the addict’s rosary

There is no addict’s rosary, but praying the sorrowful mysteries often reminds me of powerlessness. One of the first things an addict in recovery does is admit powerlessness. I don’t like it any more now than I did when I first started recovery, but it’s necessary all the same. Without admitting powerlessness, I can’t get any further. The last time I prayed the sorrowful mysteries while I was needing to revisit that first step, what I saw was powerlessness.

One ordinary Tuesday several months ago, I was praying the rosary on the front porch while my daughter cut the crass. I can’t cut the grass because I can’t stand up without help and trying to push a mower while using a walker just isn’t something I’m up for trying. So I’m there praying, and I see Jesus in that garden. It’s something I will never un-see, it’s an intense thing to see. Jesus was in the garden, slumped in the dirt, face to the ground in anguish and begging God to let this cup pass from him. He was crying tears of blood and he groaned as he prayed.

I have seen all of the sorrowful mysteries, but this one always gets me the most. Jesus submitted to powerlessness. He was God in the flesh, and he didn’t have to put himself in that position. However, he submitted to this powerlessness so that he could go through his passion for our redemption. After Jesus chooses to submit to being powerless and his fate is sealed, he is bound, powerless this time against the crowd and the violence of their hearts, having his body shredded apart from those flogging him with the whips. He cries and he groans, but he still is powerless.

Jesus doesn’t retaliate against the crowd, but instead also submits to the powerlessness of having them mock him, spit on him, and jam a crown made of thorns onto his head. The crowd screams and laughs and Jesus just takes it. Not because he shouldn’t defend himself, but because he chooses not to. Jesus’ powerlessness is something he’s decided to take on to do what he came to do.

When Jesus can’t cope anymore and struggles to carry the cross, in his powerlessness he is forced to accept help from Simon the Cyrene who has been compelled to carry the cross for Jesus. Not only is Jesus powerless and at the mercy of the crowd, he also needs help to continue in this journey. And then, after they get there, Jesus lets them crucify him. It’s an angry mob and justice says that he is right and this is not fair. People should not be treating him like this, and yet, he allows himself to be powerless.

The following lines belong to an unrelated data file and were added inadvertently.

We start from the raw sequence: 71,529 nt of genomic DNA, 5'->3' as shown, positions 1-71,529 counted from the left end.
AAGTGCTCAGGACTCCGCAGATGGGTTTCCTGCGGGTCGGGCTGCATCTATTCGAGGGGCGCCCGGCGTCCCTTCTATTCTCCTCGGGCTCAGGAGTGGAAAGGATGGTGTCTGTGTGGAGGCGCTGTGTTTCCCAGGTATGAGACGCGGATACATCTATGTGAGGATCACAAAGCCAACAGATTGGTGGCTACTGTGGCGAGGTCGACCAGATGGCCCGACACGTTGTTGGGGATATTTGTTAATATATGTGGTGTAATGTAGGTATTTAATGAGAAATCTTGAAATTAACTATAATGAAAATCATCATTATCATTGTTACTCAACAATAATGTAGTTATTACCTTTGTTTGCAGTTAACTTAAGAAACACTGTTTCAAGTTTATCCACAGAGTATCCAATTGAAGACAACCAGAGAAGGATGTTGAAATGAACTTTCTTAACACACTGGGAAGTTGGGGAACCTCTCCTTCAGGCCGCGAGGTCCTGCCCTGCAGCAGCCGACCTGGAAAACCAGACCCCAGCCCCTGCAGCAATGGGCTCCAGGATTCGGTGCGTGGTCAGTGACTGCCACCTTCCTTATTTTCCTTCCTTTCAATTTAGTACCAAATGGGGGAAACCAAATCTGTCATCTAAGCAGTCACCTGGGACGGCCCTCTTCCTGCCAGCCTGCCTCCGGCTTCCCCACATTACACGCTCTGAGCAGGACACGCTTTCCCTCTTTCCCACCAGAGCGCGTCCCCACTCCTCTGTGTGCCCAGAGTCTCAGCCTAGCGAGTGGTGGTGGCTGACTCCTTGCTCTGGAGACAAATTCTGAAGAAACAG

Jesus is an example of powerlessness that I can follow, and if Jesus, God himself, can submit to powerlessness to complete the will of the Father, then I can admit that I’m powerless over not just my addiction but my life, and then I can turn to the Jesus who chose powerlessness, and realize he’s the guy that can help me out of this mess. I want to follow Jesus in his passion, I’ve been baptized into his death, burial, and resurrection, and in desiring all of that, I can desire sobriety and follow Jesus in his powerlessness, and accept his help.

Published by MaryClare StFrancis

MaryClare StFrancis is a writer who sounds as boring as hell but who is intimately acquainted with the horrific and the sacred. For a long time, darkness has been her friend, but she now walks in the light of Christ. As a committed Episcopalian, her main contribution to the church is her ability to make the priests facepalm or swear, depending on the day and context. MaryClare has a Master of Arts in English and Creative Writing and lives in Mississippi with her four children.

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